Like most people, you probably don’t give your HVAC system and its impact on the quality of your indoor air much thought. To keep the air in your house clean and healthy, however, your HVAC system is essential. Installing UV lamps in your HVAC system is another approach to improve your indoor air quality besides using air purifiers. Given that you may spend up to 90% of your time indoors, it’s critical to think about how pollutants may affect your long-term health and how UV lamps for your HVAC system may be able to help.
What Does An HVAC System’s UV Light Do?
The air in your home can be cleaned and purified with the aid of an HVAC UV lamp. These lights are attached to your HVAC system’s air handler or ductwork. The bacteria and allergens that are spread throughout your home by the air finally pass through the UV light that sanitizes the air as it circulates through the house.
What Kinds of UV Light Are There?
The spectrum of light contains a variety of different types of light, including ultraviolet light. The majority of HVAC systems employ UV-C light, sometimes referred to as short wave. UV-C light is the sweet spot for HVAC since it has the ability to remove certain terrible pollutants.
How Do UV Lights Operate?
Special ultraviolet lamps known as “germicidal UV lights” are used in HVAC systems to eliminate or inactivate airborne pathogens such as bacteria, mold, and viruses. Both household and commercial environments frequently employ them. In hospitals, UV lamps have been used for almost a century to treat conditions including tuberculosis.
The systems emit light that is similar to sunlight but with more intensity. The nucleic acids of bacteria can be destroyed by such high illumination. As a result, the bacteria’s DNA is damaged, making them unable to reproduce (some die right away).
The Efficiency of UV Lights
It has been discovered that UV lights are incredibly good at reducing microbial development inside your HVAC system. Niels Ryberg Finsen actually won the Nobel Prize in Medicine in 1903 for his work using UV light radiation to treat skin ailments. Because UV lights are so efficient at sterilizing equipment, many hospitals, eateries, shops, and other companies utilize them.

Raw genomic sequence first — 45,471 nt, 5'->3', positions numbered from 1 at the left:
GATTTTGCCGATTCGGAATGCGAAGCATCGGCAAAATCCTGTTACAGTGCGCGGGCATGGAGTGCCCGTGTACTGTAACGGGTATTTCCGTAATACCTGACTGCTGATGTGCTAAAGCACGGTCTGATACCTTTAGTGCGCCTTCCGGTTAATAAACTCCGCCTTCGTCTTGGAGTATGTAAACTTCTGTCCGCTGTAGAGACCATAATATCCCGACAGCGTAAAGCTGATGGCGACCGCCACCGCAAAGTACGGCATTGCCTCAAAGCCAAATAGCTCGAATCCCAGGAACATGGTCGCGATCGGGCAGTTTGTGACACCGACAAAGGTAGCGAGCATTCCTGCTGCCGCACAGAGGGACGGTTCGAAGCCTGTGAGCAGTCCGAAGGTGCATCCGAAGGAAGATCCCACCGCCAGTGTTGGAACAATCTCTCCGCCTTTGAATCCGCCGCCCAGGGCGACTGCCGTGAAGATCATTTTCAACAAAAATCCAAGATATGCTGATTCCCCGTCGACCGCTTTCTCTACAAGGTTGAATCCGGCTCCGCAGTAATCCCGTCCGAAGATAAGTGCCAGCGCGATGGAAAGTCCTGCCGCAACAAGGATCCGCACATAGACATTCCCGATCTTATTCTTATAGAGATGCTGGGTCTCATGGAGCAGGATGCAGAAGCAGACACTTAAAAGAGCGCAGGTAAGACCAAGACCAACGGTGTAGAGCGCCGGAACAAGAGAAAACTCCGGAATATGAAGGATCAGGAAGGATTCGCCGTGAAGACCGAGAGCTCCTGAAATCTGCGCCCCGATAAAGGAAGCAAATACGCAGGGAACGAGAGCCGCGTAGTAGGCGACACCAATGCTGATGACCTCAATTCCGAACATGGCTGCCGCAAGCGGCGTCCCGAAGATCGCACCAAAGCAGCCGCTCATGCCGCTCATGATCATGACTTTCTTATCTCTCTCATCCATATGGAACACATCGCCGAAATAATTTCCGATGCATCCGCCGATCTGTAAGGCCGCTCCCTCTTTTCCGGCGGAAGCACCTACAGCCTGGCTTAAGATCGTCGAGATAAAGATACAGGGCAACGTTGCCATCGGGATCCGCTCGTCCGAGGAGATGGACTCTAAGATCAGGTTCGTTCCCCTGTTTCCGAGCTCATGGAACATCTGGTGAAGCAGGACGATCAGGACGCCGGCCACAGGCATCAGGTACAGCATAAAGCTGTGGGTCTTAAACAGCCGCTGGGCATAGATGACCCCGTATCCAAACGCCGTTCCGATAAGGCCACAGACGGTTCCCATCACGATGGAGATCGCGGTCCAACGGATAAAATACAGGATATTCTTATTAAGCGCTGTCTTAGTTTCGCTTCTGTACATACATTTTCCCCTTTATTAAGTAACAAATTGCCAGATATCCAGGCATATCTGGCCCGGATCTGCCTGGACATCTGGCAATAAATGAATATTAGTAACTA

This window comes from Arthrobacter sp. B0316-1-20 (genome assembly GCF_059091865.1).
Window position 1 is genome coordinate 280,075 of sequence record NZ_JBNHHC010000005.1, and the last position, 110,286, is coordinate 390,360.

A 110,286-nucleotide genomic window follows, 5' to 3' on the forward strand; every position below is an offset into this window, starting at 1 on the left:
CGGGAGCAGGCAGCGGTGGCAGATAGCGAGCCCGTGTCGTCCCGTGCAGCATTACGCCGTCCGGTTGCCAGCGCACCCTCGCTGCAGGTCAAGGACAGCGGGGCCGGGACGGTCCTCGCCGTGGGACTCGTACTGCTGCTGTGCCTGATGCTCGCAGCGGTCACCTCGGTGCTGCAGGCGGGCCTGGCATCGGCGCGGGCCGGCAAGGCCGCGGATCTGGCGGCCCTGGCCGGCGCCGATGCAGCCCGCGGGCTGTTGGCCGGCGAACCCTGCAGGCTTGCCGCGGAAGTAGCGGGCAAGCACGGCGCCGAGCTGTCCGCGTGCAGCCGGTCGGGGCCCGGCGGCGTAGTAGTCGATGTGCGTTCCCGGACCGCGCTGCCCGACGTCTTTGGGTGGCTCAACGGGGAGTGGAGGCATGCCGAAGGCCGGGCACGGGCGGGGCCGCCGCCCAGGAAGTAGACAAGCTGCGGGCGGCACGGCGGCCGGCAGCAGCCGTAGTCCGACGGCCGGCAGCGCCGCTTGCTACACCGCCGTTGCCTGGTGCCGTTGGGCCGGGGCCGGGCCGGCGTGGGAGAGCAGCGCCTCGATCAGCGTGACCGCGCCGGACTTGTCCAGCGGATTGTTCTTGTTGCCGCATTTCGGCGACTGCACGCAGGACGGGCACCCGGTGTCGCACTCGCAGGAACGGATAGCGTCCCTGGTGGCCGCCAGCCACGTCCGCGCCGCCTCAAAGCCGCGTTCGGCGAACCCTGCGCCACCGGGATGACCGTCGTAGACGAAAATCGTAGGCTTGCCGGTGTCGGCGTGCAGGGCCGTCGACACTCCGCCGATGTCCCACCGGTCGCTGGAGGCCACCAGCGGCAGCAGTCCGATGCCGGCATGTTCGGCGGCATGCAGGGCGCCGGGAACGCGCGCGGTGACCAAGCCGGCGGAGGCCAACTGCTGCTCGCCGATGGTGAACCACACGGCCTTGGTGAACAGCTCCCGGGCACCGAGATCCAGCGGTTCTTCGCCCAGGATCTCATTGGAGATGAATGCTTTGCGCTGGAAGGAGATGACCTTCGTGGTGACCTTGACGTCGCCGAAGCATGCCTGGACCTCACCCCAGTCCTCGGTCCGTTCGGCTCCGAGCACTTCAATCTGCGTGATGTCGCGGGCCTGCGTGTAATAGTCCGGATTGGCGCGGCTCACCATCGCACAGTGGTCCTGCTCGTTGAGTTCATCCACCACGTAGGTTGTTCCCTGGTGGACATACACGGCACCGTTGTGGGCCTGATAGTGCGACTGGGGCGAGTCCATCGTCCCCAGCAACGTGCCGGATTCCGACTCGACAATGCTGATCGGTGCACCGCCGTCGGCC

Studies on UV lamps in HVAC systems have produced important findings as well. According to one study, UV lamps can lower the amount of mold and germs by 97% in a test home. According to a different study, UV light air purifiers can lower the amount of airborne flu virus by 90%.
Where Are UV Light Installations Made?
The two primary UV light types for HVAC systems are:
Coil Sanitizing Lights – They are made for air conditioners that are placed next to the evaporator coil, which is where the refrigerant used to chill your home is stored. Along with dirt, garbage, and pet dander building up, this is also a damp environment for mold and germs to flourish.
Air Sanitizing Lights – Your supply vents, which are a part of the ductwork of your central HVAC system, have these installed in them. Prior to being circulated throughout the house, the air is cleaned by these UV lights.
AC UV Lights
Airborne germs, mold spores, and viruses are all around us, yet they thrive in wet, delicate places deep inside your air conditioning system. You may prevent impurities from spreading throughout your home by placing UV lights in your HVAC system to clean the exposed edges and grooves.
Furnace UV Light
It’s crucial to inspect and clean your air ducts before adding UV lamps for a furnace. Your UV light’s effectiveness will be diminished if your ductwork is leaking. A large amount of pollutants could be pulled in through the ductwork’s gaps, reducing the impact.
Air filters and UV Lights
When the air conditioner is running, an HVAC air filter stops dust, irritants, allergens, and big particles from entering the cooling coil. Particles smaller than 0.3 millimeters can pass through even a HEPA (high-efficiency particulate absorption) filter, though. UV lamps for air conditioning systems add an additional degree of security and support your air filtering system.